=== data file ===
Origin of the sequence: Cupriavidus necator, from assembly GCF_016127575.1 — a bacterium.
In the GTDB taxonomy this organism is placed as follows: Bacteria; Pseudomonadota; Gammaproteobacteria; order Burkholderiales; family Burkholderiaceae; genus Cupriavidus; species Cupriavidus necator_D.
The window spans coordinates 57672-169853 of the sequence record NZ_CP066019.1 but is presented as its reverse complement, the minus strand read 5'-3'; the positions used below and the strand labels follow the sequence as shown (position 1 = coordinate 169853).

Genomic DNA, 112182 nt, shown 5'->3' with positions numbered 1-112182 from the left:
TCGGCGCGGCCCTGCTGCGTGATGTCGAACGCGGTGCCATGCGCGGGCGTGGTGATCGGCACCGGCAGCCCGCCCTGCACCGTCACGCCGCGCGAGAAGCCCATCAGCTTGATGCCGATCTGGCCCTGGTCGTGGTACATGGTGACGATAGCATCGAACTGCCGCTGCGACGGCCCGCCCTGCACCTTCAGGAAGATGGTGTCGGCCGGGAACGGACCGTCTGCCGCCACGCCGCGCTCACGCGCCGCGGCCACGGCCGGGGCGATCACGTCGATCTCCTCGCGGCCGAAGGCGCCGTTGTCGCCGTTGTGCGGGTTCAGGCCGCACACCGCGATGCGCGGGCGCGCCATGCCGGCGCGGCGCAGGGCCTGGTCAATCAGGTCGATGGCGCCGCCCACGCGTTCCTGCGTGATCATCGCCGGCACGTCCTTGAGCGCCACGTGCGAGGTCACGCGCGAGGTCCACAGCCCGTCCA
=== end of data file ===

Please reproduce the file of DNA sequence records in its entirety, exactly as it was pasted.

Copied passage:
Origin of the sequence: Cupriavidus necator, from assembly GCF_016127575.1 — a bacterium.
In the GTDB taxonomy this organism is placed as follows: Bacteria; Pseudomonadota; Gammaproteobacteria; order Burkholderiales; family Burkholderiaceae; genus Cupriavidus; species Cupriavidus necator_D.
The window spans coordinates 57672-169853 of the sequence record NZ_CP066019.1 but is presented as its reverse complement, the minus strand read 5'-3'; the positions used below and the strand labels follow the sequence as shown (position 1 = coordinate 169853).

Genomic DNA, 112182 nt, shown 5'->3' with positions numbered 1-112182 from the left:
TCGGCGCGGCCCTGCTGCGTGATGTCGAACGCGGTGCCATGCGCGGGCGTGGTGATCGGCACCGGCAGCCCGCCCTGCACCGTCACGCCGCGCGAGAAGCCCATCAGCTTGATGCCGATCTGGCCCTGGTCGTGGTACATGGTGACGATAGCATCGAACTGCCGCTGCGACGGCCCGCCCTGCACCTTCAGGAAGATGGTGTCGGCCGGGAACGGACCGTCTGCCGCCACGCCGCGCTCACGCGCCGCGGCCACGGCCGGGGCGATCACGTCGATCTCCTCGCGGCCGAAGGCGCCGTTGTCGCCGTTGTGCGGGTTCAGGCCGCACACCGCGATGCGCGGGCGCGCCATGCCGGCGCGGCGCAGGGCCTGGTCAATCAGGTCGATGGCGCCGCCCACGCGTTCCTGCGTGATCATCGCCGGCACGTCCTTGAGCGCCACGTGCGAGGTCACGCGCGAGGTCCACAGCCCGTCCA